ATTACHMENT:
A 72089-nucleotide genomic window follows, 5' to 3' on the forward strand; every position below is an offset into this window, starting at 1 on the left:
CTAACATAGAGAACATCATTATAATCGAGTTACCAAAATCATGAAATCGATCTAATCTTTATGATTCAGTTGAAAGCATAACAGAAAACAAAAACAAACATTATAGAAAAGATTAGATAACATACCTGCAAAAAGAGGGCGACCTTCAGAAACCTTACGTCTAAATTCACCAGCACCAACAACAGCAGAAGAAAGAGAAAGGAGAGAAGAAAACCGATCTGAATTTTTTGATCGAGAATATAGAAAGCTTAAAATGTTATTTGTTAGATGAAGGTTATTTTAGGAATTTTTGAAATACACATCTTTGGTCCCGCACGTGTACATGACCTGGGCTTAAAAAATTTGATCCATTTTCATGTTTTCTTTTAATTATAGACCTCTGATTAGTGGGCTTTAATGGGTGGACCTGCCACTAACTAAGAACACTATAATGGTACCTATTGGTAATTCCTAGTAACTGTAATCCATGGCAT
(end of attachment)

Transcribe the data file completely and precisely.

A 72089-nucleotide genomic window follows, 5' to 3' on the forward strand; every position below is an offset into this window, starting at 1 on the left:
CTAACATAGAGAACATCATTATAATCGAGTTACCAAAATCATGAAATCGATCTAATCTTTATGATTCAGTTGAAAGCATAACAGAAAACAAAAACAAACATTATAGAAAAGATTAGATAACATACCTGCAAAAAGAGGGCGACCTTCAGAAACCTTACGTCTAAATTCACCAGCACCAACAACAGCAGAAGAAAGAGAAAGGAGAGAAGAAAACCGATCTGAATTTTTTGATCGAGAATATAGAAAGCTTAAAATGTTATTTGTTAGATGAAGGTTATTTTAGGAATTTTTGAAATACACATCTTTGGTCCCGCACGTGTACATGACCTGGGCTTAAAAAATTTGATCCATTTTCATGTTTTCTTTTAATTATAGACCTCTGATTAGTGGGCTTTAATGGGTGGACCTGCCACTAACTAAGAACACTATAATGGTACCTATTGGTAATTCCTAGTAACTGTAATCCATGGCAT